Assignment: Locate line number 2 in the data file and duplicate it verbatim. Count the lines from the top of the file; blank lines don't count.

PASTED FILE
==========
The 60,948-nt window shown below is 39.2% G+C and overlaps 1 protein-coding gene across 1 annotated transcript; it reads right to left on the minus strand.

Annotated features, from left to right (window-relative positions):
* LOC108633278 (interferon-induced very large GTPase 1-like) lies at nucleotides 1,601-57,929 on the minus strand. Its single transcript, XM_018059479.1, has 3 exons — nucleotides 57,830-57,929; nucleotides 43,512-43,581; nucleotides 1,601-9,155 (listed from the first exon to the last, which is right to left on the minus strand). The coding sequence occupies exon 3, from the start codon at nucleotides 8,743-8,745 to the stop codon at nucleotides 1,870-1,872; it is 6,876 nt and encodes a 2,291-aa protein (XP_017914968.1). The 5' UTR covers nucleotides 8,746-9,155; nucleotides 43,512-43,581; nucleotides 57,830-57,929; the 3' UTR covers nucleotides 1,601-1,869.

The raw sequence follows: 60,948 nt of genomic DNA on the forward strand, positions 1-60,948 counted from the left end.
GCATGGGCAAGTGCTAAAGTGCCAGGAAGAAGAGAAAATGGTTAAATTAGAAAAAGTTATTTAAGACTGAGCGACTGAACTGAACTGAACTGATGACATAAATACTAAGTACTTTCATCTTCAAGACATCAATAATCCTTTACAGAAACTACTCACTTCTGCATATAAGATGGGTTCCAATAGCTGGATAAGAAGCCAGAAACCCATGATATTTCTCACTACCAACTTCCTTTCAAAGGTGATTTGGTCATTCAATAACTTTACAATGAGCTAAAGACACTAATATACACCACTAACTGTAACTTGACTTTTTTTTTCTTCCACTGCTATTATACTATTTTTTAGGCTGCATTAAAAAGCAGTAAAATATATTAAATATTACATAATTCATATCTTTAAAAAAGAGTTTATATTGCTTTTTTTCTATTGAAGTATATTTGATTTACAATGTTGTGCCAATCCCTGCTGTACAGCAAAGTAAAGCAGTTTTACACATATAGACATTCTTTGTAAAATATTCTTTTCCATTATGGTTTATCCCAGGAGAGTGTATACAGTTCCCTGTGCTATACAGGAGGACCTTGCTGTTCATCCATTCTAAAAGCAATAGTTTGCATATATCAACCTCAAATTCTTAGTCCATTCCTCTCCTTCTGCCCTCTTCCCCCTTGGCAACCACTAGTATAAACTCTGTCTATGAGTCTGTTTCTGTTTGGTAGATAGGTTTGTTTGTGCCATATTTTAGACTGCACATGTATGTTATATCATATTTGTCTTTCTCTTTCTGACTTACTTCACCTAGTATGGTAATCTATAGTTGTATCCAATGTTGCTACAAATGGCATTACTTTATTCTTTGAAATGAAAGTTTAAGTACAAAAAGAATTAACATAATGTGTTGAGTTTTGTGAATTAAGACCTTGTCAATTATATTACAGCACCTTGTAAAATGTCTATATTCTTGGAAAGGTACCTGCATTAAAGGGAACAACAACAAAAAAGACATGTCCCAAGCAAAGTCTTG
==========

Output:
Annotated features, from left to right (window-relative positions):